Wednesday, June 19, 2013

Tolkien, Blunden, and the Great War

Reading Blunden's Undertones of War inspired me to have a look at material about the Somme campaign and its literary representations. I knew there were many texts about the Somme, but I was surprised to learn of the battles' influence on J. R. R. Tolkien's work.

Tolkien was in the Somme offensive in 1916. He was a 2nd Lieutenant in the Lancashire Fusiliers. He took part in one of the many attacks on the Schwaben Redoubt, a heavily fortified strongpoint in the German line. There are two books about the war's impact on Tolkien's fiction: John Garth's Tolkien and the Great War: the Threshold of Middle Earth and Janet Brennan Croft's War and the Works of J. R. R. Tolkien.

Among the passages in Tolkien's work that seem to echo his WW1 experience is the Journey through the Dead Marshes in Lord of the Rings. Additionally, Lisa Jardine sees a reference to tanks (first used in WW1) in connection with Morgoth's iron dragons, which appeared in a story that Tolkien wrote during a leave of absence in 1916 or early 1917. The iron dragons were 'iron monsters in the likeness of dragons, which might cross difficult terrain and harbour legions of orcs to transport them safely across the open plain.'

In the comments for Jardine's piece, Rev. John Waddington-Feather recounts a story told by Michael Tolkien, according to which the Dark Riders were based on WW1 German Uhlans.

WW1 German Uhlan. Will somebody get that horse a mask?!
According to M. Tolkien (via Waddington-Feather), J. R. R. Tolkien was caught behind enemy lines while riding a cavalry horse and had to flee three pursuing Uhlans. Looking back, Tolkien could see the Uhlans' 'skull and crossbone helmet badges'. This gave rise to a recurring nightmare from which arose the Nazgul.

Understandably, the tale breeds skepticism, but it could be true. Strictly speaking, Uhlans didn't wear skull and crossbone badges, but British soldiers didn't speak so strictly. They referred to all German cavalry as uhlans, and there were at least three German cavalry units in WW1 that adorned their headgear with the macabre decoration. There were the 'Black Brunswickers', who formed the 17th Hussars Regiment, and two regiments of Life Hussars (more here and here). While there weren't large hussar units on the western front in 1916, several such units were dispersed in smaller groups among the infantry battalions all along the front. Moreover, while the steel helmet had already been introduced by 1916, some cavalry men retained their old skull-and-crossbones hats. As to the question of why Tolkien, a signaler, was riding a horse -- well, signalers had to lay and repair the wire along which their signals ran, and it's well within the bounds of possibility that one who had been tasked with such chores would borrow a horse. After all, if a chaplain such as Canon Scott could use a horse to get around, why couldn't signalers use horses, too?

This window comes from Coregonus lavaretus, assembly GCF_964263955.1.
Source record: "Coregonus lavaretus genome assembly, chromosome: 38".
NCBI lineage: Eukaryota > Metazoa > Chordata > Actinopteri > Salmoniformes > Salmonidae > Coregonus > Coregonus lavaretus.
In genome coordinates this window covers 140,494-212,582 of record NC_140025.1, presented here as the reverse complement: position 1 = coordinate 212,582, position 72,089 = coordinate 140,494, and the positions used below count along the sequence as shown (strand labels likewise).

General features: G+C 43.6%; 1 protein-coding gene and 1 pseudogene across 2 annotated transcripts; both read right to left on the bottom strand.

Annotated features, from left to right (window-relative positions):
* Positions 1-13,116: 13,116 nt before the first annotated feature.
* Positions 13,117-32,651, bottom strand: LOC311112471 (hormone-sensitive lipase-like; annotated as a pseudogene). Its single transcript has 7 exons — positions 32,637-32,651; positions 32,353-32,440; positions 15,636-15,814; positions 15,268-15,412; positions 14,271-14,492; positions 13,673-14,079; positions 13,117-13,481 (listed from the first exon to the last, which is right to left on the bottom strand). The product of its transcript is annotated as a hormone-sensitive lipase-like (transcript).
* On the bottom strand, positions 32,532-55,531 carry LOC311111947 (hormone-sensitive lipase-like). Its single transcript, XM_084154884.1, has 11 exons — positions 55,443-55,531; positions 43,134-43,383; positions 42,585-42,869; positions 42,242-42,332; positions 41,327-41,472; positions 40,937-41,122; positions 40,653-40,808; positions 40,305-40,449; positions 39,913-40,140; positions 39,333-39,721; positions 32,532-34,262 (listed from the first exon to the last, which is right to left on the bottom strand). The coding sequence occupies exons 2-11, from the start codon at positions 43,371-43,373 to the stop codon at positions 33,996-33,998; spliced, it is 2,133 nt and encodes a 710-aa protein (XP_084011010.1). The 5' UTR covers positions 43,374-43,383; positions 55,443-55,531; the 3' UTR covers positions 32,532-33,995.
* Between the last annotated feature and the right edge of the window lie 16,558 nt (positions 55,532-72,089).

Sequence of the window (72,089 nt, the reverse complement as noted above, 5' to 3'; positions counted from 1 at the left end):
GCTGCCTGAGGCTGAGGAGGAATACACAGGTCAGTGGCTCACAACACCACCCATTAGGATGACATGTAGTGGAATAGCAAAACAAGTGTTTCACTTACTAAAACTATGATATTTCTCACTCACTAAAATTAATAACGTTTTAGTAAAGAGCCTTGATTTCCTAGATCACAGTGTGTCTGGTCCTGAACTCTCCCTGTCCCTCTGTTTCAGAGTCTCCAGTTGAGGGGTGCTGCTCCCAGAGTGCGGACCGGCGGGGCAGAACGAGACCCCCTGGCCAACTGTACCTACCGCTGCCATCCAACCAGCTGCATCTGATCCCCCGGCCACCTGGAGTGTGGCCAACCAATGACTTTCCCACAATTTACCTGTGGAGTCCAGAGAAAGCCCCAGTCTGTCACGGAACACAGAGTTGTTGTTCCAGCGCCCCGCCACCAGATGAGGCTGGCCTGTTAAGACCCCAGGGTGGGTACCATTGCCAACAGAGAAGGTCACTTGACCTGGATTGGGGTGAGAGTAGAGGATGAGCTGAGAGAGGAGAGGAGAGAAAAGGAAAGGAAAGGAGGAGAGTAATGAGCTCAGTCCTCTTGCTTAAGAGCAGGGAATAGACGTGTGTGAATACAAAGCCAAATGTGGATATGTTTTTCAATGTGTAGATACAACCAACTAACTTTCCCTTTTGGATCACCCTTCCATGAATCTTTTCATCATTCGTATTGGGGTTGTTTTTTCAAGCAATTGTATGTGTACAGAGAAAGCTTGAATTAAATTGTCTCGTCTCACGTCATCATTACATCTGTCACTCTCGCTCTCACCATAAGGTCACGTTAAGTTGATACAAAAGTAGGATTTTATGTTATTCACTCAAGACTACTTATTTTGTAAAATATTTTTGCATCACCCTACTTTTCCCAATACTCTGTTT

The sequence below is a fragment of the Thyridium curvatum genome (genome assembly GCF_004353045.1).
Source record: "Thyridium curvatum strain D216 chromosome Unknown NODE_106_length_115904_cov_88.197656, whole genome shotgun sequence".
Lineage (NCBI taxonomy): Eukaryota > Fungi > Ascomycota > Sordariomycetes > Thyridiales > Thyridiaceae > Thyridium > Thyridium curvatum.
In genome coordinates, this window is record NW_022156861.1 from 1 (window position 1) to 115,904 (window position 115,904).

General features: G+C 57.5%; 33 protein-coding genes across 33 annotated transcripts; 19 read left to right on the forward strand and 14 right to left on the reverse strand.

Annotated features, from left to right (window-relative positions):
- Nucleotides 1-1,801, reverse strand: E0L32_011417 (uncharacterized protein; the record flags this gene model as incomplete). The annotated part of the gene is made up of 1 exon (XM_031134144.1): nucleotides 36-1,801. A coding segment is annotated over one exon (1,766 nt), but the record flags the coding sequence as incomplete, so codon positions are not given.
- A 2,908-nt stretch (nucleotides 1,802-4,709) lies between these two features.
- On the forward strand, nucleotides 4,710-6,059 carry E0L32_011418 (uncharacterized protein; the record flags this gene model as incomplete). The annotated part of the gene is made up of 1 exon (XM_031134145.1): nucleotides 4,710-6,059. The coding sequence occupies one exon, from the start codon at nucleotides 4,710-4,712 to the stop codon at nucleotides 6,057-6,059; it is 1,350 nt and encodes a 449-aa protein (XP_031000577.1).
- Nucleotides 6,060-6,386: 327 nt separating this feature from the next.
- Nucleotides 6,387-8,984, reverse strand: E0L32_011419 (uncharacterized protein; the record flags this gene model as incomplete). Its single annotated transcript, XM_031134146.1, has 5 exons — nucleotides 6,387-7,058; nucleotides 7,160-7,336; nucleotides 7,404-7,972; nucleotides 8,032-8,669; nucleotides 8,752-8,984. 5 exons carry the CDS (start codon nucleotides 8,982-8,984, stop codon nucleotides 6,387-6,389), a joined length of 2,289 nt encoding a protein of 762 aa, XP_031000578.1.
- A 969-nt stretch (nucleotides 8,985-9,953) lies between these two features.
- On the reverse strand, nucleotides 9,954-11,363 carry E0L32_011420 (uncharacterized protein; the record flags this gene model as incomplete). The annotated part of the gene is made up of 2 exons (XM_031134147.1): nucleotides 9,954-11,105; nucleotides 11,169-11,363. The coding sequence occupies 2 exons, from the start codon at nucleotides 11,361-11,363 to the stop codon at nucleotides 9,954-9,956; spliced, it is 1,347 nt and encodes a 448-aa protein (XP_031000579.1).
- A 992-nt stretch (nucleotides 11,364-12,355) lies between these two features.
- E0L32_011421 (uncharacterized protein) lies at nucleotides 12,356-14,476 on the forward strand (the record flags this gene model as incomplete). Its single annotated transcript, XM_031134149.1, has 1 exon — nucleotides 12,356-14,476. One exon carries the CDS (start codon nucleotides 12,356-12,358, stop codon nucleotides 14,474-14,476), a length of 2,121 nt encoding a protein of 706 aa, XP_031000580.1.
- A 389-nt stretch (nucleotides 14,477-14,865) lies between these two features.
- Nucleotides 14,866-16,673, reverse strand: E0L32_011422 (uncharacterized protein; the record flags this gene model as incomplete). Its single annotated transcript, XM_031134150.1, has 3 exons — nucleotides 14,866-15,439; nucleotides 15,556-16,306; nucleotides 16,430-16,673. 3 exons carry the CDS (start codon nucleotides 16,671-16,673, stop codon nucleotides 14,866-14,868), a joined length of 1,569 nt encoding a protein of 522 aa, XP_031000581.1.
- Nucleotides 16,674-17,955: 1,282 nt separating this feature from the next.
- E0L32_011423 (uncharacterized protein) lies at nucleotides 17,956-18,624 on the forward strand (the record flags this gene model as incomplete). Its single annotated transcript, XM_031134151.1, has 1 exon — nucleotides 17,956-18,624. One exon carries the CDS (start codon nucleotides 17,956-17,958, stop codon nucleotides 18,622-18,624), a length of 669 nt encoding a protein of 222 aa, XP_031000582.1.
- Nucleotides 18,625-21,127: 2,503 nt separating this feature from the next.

Aaron Isaac Jackson published a good article about the War's influence on Tolkien's work. His focus is The Hobbit. Jackson says,
In The Hobbit Tolkien is explicit about what they [the goblins] represent, linking them expressly to the mechanized warfare that characterized the First World War: ‘It is not unlikely' [quoting Tolkien] 'that they ... invented some of the machines that have since troubled the world, especially the ingenious devices for killing large numbers of people at once, for wheels and engines and explosions always delighted them’. (Aaron Isaac Jackson, 'Authoring the Century: J. R. R. Tolkien, the Great War and Modernism', English, 59 [2010], pp. 44–69, at p. 61) 
Jackson notes that as Bilbo and his company approach Smaug's lair, '‘Neither bush nor tree, and only broken and blackened stumps to speak of ones long vanished’ greet their approach, echoing the destruction by war of the green farmlands of France.' (Ibid., pp. 61-2)

The Schwaben Redoubt by William Orpen (1917) -- the desolation of Smaug?
It's here that I see a similarity between Tolkien and Blunden. Both went to France with an iron-clad pastoralism that survived the War. Blunden called himself a 'pastoralist at war'. In his pre-war poem 'The Preamble', he wrote, 'I sing of the rivers and hamlets and woodlands of Sussex and Kent'. In 1915, he finds himself armed in a foreign territory where the hamlets and woodlands are ravaged and burned. He confronts full-bore the lethal machinery that threatens to obliterate the green fields and woods but retains his pastoral commitment throughout the conflict. This is the conservative strain in both authors' writing. Blunden, like Tolkien, sees a beloved shire under threat from the noise and violence of the modern machinery yet salvages, in his imagination at least, a verdant homeland.

Chateau Wood, Ypres (1917)


Phil McCray said...

British soldiers Lewis, Tolkien, Lofting, and Milne wrought Narnia, hobbits, Dr. Doolittle, and Pooh. Raymond Chandler saw the noir, Celine went to the end of the night. Ravel, Blaise Cendrars, Brecht. And Hasek, perhaps above all inflected twentieth century literature with malice and woe. I'll be publishing a novel this year, BRIFFAULT'S PASSCHENDAELE, which in part traces the arc of the war and the arts. best regards, Phil

praymont said...

Thanks, Phil. I didn't know re. Lofting and Milne. Your book sounds interesting. Let me know when it's released. (Sorry re. the delay in moderating your comment, but connectivity's been a problem in Toronto due to the recent storms and flooding.)